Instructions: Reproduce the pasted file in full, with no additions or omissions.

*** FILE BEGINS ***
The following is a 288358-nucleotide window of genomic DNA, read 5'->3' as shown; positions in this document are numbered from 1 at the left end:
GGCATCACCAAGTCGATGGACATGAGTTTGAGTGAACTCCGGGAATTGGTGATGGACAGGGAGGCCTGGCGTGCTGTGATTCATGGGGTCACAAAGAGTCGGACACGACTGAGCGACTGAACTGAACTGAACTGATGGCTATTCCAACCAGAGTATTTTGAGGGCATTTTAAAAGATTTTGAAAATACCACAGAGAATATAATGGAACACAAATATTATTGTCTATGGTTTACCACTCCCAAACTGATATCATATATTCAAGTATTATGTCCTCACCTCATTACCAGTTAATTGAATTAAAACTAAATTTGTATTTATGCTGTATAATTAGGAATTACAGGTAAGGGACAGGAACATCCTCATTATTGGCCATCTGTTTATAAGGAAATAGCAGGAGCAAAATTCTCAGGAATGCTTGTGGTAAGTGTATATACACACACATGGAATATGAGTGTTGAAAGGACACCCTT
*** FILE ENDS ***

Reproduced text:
The following is a 288358-nucleotide window of genomic DNA, read 5'->3' as shown; positions in this document are numbered from 1 at the left end:
GGCATCACCAAGTCGATGGACATGAGTTTGAGTGAACTCCGGGAATTGGTGATGGACAGGGAGGCCTGGCGTGCTGTGATTCATGGGGTCACAAAGAGTCGGACACGACTGAGCGACTGAACTGAACTGAACTGATGGCTATTCCAACCAGAGTATTTTGAGGGCATTTTAAAAGATTTTGAAAATACCACAGAGAATATAATGGAACACAAATATTATTGTCTATGGTTTACCACTCCCAAACTGATATCATATATTCAAGTATTATGTCCTCACCTCATTACCAGTTAATTGAATTAAAACTAAATTTGTATTTATGCTGTATAATTAGGAATTACAGGTAAGGGACAGGAACATCCTCATTATTGGCCATCTGTTTATAAGGAAATAGCAGGAGCAAAATTCTCAGGAATGCTTGTGGTAAGTGTATATACACACACATGGAATATGAGTGTTGAAAGGACACCCTT